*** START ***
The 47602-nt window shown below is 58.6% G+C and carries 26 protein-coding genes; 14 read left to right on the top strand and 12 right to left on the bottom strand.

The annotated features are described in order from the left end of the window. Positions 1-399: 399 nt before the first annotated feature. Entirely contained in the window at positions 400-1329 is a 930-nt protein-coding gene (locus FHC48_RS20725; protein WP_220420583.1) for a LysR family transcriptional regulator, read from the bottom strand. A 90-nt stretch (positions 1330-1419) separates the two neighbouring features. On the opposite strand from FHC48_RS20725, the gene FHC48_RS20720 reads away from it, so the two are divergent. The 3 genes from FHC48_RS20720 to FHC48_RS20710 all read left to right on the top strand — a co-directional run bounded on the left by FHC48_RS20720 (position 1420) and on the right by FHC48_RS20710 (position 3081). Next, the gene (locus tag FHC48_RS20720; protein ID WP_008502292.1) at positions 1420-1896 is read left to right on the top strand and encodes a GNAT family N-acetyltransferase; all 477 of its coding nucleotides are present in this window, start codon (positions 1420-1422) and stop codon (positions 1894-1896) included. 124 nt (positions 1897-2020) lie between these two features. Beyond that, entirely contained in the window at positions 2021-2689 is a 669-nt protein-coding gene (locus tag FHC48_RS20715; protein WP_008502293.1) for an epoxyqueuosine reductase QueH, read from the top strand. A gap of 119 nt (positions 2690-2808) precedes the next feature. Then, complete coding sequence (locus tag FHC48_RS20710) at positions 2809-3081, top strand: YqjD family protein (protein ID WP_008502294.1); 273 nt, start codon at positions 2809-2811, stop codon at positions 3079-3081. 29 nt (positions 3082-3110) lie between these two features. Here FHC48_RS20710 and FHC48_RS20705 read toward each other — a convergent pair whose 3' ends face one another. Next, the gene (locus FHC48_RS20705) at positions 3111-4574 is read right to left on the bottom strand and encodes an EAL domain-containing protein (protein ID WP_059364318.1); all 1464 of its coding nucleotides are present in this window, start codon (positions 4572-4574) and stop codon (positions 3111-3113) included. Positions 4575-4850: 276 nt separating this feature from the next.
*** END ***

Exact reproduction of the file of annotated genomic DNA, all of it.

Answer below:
The 47602-nt window shown below is 58.6% G+C and carries 26 protein-coding genes; 14 read left to right on the top strand and 12 right to left on the bottom strand.

The annotated features are described in order from the left end of the window. Positions 1-399: 399 nt before the first annotated feature. Entirely contained in the window at positions 400-1329 is a 930-nt protein-coding gene (locus FHC48_RS20725; protein WP_220420583.1) for a LysR family transcriptional regulator, read from the bottom strand. A 90-nt stretch (positions 1330-1419) separates the two neighbouring features. On the opposite strand from FHC48_RS20725, the gene FHC48_RS20720 reads away from it, so the two are divergent. The 3 genes from FHC48_RS20720 to FHC48_RS20710 all read left to right on the top strand — a co-directional run bounded on the left by FHC48_RS20720 (position 1420) and on the right by FHC48_RS20710 (position 3081). Next, the gene (locus tag FHC48_RS20720; protein ID WP_008502292.1) at positions 1420-1896 is read left to right on the top strand and encodes a GNAT family N-acetyltransferase; all 477 of its coding nucleotides are present in this window, start codon (positions 1420-1422) and stop codon (positions 1894-1896) included. 124 nt (positions 1897-2020) lie between these two features. Beyond that, entirely contained in the window at positions 2021-2689 is a 669-nt protein-coding gene (locus tag FHC48_RS20715; protein WP_008502293.1) for an epoxyqueuosine reductase QueH, read from the top strand. A gap of 119 nt (positions 2690-2808) precedes the next feature. Then, complete coding sequence (locus tag FHC48_RS20710) at positions 2809-3081, top strand: YqjD family protein (protein ID WP_008502294.1); 273 nt, start codon at positions 2809-2811, stop codon at positions 3079-3081. 29 nt (positions 3082-3110) lie between these two features. Here FHC48_RS20710 and FHC48_RS20705 read toward each other — a convergent pair whose 3' ends face one another. Next, the gene (locus FHC48_RS20705) at positions 3111-4574 is read right to left on the bottom strand and encodes an EAL domain-containing protein (protein ID WP_059364318.1); all 1464 of its coding nucleotides are present in this window, start codon (positions 4572-4574) and stop codon (positions 3111-3113) included. Positions 4575-4850: 276 nt separating this feature from the next.